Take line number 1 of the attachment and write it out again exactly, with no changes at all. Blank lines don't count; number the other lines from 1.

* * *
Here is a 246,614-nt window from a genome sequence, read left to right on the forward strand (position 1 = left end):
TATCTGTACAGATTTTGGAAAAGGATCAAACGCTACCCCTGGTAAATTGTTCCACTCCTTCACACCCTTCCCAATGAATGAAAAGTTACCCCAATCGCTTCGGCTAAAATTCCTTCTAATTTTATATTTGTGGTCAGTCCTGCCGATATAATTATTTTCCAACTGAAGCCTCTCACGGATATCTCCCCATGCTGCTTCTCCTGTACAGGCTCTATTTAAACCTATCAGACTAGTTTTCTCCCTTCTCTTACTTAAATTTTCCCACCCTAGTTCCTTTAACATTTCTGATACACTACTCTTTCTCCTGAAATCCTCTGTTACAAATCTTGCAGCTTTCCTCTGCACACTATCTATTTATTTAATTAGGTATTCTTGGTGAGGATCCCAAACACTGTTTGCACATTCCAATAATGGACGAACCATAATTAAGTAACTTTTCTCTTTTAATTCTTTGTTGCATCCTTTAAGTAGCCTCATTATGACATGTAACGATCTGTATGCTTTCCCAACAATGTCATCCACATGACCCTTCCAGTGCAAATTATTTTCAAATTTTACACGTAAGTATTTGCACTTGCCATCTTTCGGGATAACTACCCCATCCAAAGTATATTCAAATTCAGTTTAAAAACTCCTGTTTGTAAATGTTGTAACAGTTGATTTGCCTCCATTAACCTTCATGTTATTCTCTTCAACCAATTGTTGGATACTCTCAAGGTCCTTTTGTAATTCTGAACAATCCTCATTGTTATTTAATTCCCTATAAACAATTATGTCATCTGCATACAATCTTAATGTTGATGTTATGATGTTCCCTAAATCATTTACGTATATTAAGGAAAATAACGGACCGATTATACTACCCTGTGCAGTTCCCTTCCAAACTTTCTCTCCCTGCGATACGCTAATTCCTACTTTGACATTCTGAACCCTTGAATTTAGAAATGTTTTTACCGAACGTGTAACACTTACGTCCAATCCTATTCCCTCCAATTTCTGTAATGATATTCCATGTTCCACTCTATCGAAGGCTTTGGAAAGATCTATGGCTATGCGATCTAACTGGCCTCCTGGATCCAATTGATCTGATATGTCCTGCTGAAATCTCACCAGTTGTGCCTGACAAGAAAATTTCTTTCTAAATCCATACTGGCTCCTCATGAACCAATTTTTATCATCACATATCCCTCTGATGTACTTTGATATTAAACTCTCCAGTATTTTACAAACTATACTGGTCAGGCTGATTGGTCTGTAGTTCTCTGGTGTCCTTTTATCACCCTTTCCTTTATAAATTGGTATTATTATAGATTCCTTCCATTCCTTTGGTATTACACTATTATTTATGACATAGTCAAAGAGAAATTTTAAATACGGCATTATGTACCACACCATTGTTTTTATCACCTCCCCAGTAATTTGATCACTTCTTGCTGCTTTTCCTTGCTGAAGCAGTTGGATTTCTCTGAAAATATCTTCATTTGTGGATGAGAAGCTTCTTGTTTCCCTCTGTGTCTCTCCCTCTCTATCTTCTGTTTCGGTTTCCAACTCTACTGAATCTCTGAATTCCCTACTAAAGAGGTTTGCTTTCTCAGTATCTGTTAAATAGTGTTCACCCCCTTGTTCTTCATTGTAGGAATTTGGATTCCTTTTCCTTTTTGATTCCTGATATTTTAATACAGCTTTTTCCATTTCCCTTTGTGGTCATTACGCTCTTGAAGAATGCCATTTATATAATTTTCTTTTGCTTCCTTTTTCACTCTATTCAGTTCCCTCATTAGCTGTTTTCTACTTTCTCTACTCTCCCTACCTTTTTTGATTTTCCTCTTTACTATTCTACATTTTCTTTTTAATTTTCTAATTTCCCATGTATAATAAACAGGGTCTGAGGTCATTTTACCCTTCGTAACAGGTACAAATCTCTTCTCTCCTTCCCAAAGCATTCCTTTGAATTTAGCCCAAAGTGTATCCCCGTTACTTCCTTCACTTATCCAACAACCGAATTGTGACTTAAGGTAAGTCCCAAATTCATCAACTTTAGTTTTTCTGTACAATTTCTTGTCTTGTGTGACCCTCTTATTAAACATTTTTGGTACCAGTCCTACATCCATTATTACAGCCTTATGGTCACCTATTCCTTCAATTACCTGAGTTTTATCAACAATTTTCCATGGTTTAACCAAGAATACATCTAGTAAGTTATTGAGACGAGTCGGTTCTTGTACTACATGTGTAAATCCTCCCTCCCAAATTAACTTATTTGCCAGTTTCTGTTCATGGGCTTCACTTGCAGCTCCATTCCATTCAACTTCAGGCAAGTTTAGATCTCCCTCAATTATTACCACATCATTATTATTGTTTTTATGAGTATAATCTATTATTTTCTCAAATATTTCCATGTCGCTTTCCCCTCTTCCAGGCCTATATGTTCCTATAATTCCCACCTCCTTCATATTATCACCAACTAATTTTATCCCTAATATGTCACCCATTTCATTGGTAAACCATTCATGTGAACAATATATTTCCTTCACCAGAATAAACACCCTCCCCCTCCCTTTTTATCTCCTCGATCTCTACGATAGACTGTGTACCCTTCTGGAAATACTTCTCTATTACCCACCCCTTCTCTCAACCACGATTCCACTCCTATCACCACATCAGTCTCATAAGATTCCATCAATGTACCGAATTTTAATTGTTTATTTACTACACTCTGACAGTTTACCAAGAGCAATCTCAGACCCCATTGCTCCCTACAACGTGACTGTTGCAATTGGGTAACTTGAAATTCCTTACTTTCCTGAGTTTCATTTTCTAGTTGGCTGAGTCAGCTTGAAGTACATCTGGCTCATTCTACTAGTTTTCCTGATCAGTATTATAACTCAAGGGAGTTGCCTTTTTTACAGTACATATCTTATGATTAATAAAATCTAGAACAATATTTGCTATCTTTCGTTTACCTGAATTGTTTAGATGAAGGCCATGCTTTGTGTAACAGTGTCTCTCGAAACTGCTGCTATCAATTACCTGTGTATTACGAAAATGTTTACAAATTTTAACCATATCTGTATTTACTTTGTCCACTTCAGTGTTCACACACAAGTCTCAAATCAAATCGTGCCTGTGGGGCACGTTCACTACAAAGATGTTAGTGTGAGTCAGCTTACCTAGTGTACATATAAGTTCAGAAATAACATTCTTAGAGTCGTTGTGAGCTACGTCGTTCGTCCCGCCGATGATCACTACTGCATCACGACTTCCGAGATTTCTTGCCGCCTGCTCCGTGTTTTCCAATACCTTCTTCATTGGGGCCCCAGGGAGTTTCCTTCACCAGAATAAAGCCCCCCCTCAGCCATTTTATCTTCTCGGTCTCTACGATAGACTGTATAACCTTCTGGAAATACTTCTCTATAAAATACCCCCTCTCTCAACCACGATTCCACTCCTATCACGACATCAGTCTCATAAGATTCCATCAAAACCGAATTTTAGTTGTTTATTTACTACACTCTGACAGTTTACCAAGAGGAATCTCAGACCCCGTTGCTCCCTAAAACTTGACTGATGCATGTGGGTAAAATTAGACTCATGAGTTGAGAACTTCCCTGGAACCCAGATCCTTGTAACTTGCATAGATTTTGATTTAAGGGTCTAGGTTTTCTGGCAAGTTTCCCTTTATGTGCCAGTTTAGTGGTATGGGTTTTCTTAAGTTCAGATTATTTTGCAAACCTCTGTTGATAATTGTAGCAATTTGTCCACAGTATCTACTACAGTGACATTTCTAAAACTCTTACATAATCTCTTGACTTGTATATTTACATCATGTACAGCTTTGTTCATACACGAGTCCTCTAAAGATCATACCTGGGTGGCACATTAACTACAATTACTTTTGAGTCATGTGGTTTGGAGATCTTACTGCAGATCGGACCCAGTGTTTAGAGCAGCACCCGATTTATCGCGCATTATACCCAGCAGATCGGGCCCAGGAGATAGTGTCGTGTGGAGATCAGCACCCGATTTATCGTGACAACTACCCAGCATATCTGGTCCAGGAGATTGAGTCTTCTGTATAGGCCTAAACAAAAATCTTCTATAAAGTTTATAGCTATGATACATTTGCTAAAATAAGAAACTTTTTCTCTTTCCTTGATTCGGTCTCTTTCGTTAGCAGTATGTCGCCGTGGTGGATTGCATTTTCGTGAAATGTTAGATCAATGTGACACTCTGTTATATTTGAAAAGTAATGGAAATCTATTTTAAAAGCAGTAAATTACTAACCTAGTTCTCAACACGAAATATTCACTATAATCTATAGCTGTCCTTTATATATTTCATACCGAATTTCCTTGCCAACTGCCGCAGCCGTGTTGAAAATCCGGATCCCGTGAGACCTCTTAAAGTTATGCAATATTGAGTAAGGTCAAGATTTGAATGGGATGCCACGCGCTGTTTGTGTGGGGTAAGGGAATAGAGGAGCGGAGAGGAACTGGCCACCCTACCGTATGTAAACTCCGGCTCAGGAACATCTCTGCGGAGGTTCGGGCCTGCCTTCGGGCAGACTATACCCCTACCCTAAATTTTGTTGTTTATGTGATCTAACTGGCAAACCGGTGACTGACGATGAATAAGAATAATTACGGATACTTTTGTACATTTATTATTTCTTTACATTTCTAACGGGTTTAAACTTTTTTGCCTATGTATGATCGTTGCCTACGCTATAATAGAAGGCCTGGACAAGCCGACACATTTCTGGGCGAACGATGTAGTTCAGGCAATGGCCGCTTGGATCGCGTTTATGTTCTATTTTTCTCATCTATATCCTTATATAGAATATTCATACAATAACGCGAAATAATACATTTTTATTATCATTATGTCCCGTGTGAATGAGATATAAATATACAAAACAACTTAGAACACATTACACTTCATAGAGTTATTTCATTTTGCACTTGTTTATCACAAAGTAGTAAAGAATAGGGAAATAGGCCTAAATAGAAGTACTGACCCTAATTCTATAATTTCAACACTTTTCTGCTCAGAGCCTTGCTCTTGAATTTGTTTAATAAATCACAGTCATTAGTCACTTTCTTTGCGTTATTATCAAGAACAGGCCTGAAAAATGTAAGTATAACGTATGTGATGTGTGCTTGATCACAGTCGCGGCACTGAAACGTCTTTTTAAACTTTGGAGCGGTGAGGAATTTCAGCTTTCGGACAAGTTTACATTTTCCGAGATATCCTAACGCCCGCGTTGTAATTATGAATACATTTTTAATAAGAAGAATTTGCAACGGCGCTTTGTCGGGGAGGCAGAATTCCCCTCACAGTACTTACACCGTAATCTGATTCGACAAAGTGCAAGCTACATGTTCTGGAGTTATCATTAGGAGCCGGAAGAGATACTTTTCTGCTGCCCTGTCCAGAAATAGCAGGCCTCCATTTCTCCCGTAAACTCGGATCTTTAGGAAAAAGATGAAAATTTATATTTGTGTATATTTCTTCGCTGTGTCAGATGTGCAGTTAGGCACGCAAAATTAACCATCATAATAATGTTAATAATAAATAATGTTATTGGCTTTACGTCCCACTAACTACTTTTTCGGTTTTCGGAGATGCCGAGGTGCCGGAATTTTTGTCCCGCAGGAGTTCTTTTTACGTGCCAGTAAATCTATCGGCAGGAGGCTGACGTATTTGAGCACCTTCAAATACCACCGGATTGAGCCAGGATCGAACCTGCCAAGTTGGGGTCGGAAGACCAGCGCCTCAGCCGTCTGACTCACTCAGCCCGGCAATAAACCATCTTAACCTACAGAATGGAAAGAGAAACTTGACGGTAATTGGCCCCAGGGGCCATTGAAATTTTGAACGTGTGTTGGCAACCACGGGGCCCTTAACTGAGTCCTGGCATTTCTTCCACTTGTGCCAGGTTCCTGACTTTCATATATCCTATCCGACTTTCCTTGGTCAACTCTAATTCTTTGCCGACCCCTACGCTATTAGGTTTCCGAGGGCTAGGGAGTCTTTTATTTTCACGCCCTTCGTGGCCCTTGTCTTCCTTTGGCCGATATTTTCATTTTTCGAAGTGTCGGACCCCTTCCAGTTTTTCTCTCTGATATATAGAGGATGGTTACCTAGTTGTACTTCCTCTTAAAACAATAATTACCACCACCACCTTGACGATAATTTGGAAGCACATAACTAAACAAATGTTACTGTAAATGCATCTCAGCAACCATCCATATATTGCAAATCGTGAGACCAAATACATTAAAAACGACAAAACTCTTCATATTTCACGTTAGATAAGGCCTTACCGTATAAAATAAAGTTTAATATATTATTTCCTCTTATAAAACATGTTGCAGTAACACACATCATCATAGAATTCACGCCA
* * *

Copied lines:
Here is a 246,614-nt window from a genome sequence, read left to right on the forward strand (position 1 = left end):